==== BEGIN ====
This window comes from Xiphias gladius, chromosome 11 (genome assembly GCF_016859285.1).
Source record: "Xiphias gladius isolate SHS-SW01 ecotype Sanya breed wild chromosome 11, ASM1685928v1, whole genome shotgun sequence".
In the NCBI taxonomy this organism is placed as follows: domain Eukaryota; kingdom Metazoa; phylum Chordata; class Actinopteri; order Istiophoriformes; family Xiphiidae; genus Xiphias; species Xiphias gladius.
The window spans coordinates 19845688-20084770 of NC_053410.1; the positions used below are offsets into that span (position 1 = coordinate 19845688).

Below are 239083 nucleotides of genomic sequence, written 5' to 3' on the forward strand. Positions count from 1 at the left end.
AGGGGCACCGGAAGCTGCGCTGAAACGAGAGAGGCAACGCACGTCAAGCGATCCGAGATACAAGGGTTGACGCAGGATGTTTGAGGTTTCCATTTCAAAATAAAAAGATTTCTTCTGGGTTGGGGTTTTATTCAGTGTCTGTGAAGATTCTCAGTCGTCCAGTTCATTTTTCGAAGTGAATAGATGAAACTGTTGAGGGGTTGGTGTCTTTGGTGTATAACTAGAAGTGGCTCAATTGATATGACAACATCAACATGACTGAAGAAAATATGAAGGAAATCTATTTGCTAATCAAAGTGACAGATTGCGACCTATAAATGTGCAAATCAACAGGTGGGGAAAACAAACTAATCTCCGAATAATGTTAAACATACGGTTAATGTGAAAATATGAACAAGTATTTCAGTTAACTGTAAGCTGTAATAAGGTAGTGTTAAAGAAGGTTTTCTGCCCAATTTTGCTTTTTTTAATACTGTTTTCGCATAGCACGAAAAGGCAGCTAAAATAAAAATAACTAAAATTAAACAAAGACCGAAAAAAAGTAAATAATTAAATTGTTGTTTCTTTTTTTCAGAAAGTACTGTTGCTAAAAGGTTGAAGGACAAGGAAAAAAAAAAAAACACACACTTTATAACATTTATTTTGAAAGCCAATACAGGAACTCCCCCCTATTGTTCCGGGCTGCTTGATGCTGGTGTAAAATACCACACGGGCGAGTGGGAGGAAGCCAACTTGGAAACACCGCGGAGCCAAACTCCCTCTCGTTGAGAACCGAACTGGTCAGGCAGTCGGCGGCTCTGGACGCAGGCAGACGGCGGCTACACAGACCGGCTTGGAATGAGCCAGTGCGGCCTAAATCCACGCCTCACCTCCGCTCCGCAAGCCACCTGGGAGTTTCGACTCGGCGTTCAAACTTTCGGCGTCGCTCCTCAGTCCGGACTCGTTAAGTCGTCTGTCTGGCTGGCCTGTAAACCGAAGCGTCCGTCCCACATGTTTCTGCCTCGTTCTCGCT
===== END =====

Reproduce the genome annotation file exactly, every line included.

This window comes from Xiphias gladius, chromosome 11 (genome assembly GCF_016859285.1).
Source record: "Xiphias gladius isolate SHS-SW01 ecotype Sanya breed wild chromosome 11, ASM1685928v1, whole genome shotgun sequence".
In the NCBI taxonomy this organism is placed as follows: domain Eukaryota; kingdom Metazoa; phylum Chordata; class Actinopteri; order Istiophoriformes; family Xiphiidae; genus Xiphias; species Xiphias gladius.
The window spans coordinates 19845688-20084770 of NC_053410.1; the positions used below are offsets into that span (position 1 = coordinate 19845688).

Below are 239083 nucleotides of genomic sequence, written 5' to 3' on the forward strand. Positions count from 1 at the left end.
AGGGGCACCGGAAGCTGCGCTGAAACGAGAGAGGCAACGCACGTCAAGCGATCCGAGATACAAGGGTTGACGCAGGATGTTTGAGGTTTCCATTTCAAAATAAAAAGATTTCTTCTGGGTTGGGGTTTTATTCAGTGTCTGTGAAGATTCTCAGTCGTCCAGTTCATTTTTCGAAGTGAATAGATGAAACTGTTGAGGGGTTGGTGTCTTTGGTGTATAACTAGAAGTGGCTCAATTGATATGACAACATCAACATGACTGAAGAAAATATGAAGGAAATCTATTTGCTAATCAAAGTGACAGATTGCGACCTATAAATGTGCAAATCAACAGGTGGGGAAAACAAACTAATCTCCGAATAATGTTAAACATACGGTTAATGTGAAAATATGAACAAGTATTTCAGTTAACTGTAAGCTGTAATAAGGTAGTGTTAAAGAAGGTTTTCTGCCCAATTTTGCTTTTTTTAATACTGTTTTCGCATAGCACGAAAAGGCAGCTAAAATAAAAATAACTAAAATTAAACAAAGACCGAAAAAAAGTAAATAATTAAATTGTTGTTTCTTTTTTTCAGAAAGTACTGTTGCTAAAAGGTTGAAGGACAAGGAAAAAAAAAAAAACACACACTTTATAACATTTATTTTGAAAGCCAATACAGGAACTCCCCCCTATTGTTCCGGGCTGCTTGATGCTGGTGTAAAATACCACACGGGCGAGTGGGAGGAAGCCAACTTGGAAACACCGCGGAGCCAAACTCCCTCTCGTTGAGAACCGAACTGGTCAGGCAGTCGGCGGCTCTGGACGCAGGCAGACGGCGGCTACACAGACCGGCTTGGAATGAGCCAGTGCGGCCTAAATCCACGCCTCACCTCCGCTCCGCAAGCCACCTGGGAGTTTCGACTCGGCGTTCAAACTTTCGGCGTCGCTCCTCAGTCCGGACTCGTTAAGTCGTCTGTCTGGCTGGCCTGTAAACCGAAGCGTCCGTCCCACATGTTTCTGCCTCGTTCTCGCT